Time: up to 24 hours; hands on time: 30 minutes.
Makes 1 small loaf
Essential equipment for this recipe: 17-18cm x 8.5cm deep banneton prepared with rice flour; ovenproof pan with lid
This recipe makes a tasty soft loaf, with a slight chew from the oats in this lovely new flour. The mix starts off slightly sloppy but comes together to make a firm dough as the flour and oats absorb the water and the handling builds up structure.
Step 1: late afternoon/early evening, mix all of the ingredients together in your bowl to make a rough dough, with no dry flour showing, this will be a sticky, sloppy mix at this point. Cover the bowl with a shower cap or cover, and leave it for an hour or so on the kitchen counter.
Step 2: after this rest time, perform the first set of pulls and folds on the dough to build up its structure. Literally pick up a handful of dough from one side of the bowl, using your thumb and two forefingers to grab a portion, lift it, stretch it and fold it over the rest of the dough to the other side of the bowl, turn the bowl a few degrees and repeat the process; lift and fold, turn the bowl, lift and fold, turn the bowl… continue until the dough comes together into a smoothish ball. Then stop.
The dough will still be soft, it may only make a soft, loose ball, which is fine.
Cover the bowl again and leave it out on the kitchen counter. You can now leave the bowl again for an hour, or half an hour, whatever works for you before moving onto step 3.
Step 3: over the next few hours, at intervals that suit you, perform 3 more sets of the lifting and folding action, just enough to bring the dough into a ball; this is the dough telling you when it is time to stop. With each set of actions the dough will become firmer and more structured, leading eventually to a nice firm ball of dough. After each set, cover the bowl and leave it on the counter, doing the final set before going to bed.
Step 4: leave the covered bowl on the counter overnight to prove. I typically let my dough prove, untouched, for 8 to 10 hours at temperatures of 18-20C. If it is colder where you are it may require longer; if it is warmer, you will need to make amendments to the dough at the start of the process.
Step 5: the next morning you should have a bowl full of grown dough, look for it to double in size and have an almost smooth, slightly upwardly domed, textured surface, before moving to the next stage; sprinkle the inside of your banneton with an extra layer of rice flour and brush it round the inside To place the dough into the banneton, do a series of lifts and folds on the dough, enough to bring it into a firm ball again, then lift it into your banneton, smooth side down.
Cover the banneton with the same cover that you previously used for the dough, and place it in the fridge for 3 to 24 hours, to allow the dough to firm up and develop flavour.
Step 6: when you are ready to bake, you have two choices: to preheat the oven or bake from a cold start.
If you choose to preheat the oven, preheat it to 220°C fan assisted, or 240C non fan.
Have an enamel roaster or pan of your choice ready, plus good quality parchment paper.
Step 7: remove the cover from the banneton, place your parchment paper over the top of it, place the pan upside down over the top of them both. With one hand under the banneton and one hand on top of the pan, turn it all over together to turn the dough out and into the pan.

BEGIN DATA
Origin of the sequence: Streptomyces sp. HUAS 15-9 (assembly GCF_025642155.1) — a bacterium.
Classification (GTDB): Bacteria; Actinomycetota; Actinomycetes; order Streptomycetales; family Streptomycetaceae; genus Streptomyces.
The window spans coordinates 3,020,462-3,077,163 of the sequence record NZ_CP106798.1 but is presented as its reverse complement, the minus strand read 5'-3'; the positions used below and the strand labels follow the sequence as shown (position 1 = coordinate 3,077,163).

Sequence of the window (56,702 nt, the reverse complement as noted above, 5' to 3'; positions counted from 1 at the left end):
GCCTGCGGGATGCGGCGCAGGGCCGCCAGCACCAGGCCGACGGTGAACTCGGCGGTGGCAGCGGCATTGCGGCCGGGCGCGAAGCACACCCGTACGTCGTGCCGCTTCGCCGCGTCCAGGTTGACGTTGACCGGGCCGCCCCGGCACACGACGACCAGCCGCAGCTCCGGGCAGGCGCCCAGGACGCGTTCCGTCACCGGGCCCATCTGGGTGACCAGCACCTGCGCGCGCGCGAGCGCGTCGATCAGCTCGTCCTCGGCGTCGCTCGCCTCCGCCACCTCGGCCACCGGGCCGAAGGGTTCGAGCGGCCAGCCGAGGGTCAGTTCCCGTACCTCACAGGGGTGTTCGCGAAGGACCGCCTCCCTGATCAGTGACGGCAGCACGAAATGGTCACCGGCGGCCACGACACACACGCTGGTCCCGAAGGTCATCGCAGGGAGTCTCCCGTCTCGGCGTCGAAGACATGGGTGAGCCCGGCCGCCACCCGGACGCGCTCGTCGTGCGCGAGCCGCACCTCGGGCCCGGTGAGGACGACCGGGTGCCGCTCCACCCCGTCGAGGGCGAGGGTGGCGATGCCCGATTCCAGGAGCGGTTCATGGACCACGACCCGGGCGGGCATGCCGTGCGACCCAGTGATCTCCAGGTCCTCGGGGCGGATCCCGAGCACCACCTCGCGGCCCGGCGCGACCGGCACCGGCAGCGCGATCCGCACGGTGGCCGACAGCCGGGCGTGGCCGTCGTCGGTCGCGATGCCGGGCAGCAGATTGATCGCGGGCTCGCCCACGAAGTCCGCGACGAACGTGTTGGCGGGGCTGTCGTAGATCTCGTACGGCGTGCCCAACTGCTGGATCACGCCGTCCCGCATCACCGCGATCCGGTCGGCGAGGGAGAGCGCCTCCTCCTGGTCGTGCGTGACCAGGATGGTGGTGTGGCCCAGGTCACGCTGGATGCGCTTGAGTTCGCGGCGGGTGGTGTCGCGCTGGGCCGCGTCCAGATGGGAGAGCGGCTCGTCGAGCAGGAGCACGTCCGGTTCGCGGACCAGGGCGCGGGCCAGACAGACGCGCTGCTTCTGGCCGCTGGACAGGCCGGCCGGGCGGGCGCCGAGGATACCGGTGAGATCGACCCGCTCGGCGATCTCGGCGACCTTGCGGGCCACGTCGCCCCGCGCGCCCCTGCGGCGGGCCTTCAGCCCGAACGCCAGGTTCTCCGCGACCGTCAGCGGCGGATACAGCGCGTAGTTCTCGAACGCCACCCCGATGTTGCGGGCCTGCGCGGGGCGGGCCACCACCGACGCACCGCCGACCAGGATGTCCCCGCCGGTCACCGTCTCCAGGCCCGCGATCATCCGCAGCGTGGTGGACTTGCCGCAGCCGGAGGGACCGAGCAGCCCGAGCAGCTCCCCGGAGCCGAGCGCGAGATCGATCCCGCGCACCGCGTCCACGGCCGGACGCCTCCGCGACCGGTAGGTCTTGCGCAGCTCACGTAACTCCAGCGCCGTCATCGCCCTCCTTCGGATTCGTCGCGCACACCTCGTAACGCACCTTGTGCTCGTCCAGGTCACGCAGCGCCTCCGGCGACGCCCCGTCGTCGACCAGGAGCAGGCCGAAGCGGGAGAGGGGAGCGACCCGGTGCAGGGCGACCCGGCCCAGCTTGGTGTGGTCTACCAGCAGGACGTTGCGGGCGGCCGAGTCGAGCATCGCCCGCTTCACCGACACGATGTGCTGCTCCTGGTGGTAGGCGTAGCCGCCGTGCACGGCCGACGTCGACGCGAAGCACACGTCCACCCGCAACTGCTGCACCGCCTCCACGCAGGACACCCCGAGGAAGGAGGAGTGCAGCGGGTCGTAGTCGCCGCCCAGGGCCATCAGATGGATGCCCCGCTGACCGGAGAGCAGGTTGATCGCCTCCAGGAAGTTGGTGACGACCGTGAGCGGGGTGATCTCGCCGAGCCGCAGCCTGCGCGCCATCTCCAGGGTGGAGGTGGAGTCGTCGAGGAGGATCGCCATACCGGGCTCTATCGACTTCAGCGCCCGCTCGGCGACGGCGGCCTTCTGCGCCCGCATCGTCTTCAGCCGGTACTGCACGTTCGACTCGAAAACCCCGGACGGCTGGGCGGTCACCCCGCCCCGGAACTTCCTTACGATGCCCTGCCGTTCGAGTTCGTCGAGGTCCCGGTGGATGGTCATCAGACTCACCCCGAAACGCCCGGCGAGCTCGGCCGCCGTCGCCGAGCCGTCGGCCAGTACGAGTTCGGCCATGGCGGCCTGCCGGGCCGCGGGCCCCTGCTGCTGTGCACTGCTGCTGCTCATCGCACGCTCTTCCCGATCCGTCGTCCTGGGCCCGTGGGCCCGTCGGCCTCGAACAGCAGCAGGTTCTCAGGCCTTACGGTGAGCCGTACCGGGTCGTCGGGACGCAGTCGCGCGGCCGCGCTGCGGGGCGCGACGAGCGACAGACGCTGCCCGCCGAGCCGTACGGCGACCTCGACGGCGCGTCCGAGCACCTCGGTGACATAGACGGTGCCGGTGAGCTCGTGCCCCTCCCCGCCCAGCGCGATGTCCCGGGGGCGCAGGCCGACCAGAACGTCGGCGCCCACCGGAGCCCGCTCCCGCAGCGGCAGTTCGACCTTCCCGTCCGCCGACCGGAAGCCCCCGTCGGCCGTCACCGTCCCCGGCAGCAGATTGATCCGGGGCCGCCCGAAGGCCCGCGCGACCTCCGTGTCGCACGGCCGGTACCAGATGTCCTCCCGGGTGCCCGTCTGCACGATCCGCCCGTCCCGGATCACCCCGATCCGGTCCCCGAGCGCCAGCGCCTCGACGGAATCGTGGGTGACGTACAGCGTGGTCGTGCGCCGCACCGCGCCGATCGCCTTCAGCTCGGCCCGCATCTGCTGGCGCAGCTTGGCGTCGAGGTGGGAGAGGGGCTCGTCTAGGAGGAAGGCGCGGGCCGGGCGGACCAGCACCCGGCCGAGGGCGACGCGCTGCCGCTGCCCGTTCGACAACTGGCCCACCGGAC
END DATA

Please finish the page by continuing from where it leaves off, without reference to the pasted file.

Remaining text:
Step 8: with a lame or a clean razor blade, score the dome of the dough cleanly and firmly, at a depth of 0.5 to 1.0 cm.
Step 9: let’s bake!
If you preheated the oven, bake for 40 minutes, keeping the lid on for the entire time.
If you are baking from a cold start, place the pan in the cold oven, turn the temperature to 220°C fan, or 240C non fan, and bake for a total of 45 minutes from the time that you placed the pan in the cold oven, with the lid on the entire time.
After the 40 – 45 minutes, remove from the oven. Open the lid to check the loaf, if it looks pale, place it back in the hot oven, minus the lid, for 5 to 10 minutes to brown the loaf to the color of your choice.
Once the loaf is golden brown, carefully remove it from the pan, remove the parchment paper from the bottom, place the loaf to cool on a wire rack.
Step 10: leave the loaf on its rack to cool completely. Whichever route you took to bake your loaf, once it is cooling, wait at least 1 hour before you slice into it to eat it at its best. The baked loaf will have a crisp crust initially that will soften.
Why not try this as a larger loaf by scaling up all of the ingredients?
For more details, hints and tips, find Elaine at foodbodsourdough.com
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With a milling legacy spanning eight generations, Matthews Cotswold Flour is one of the UK’s oldest family-run flour mills. Trading grain and milling flour in the heart of the Cotswolds since the 1800s, we believe passionately that our local partnerships, traditional methods and premium grains make for better baking.
We are proud to offer premium quality Organic and Stoneground Wholegrain flour, using grain from local farmers and time-honoured milling techniques.
The Matthews Cotswold Flour story began when the original FWP Matthews built a mill on the river Evenlode in 1912. You’ll find us working here to this day, overlooking the picturesque Cotswold village of Shipton-Under-Wychwood.
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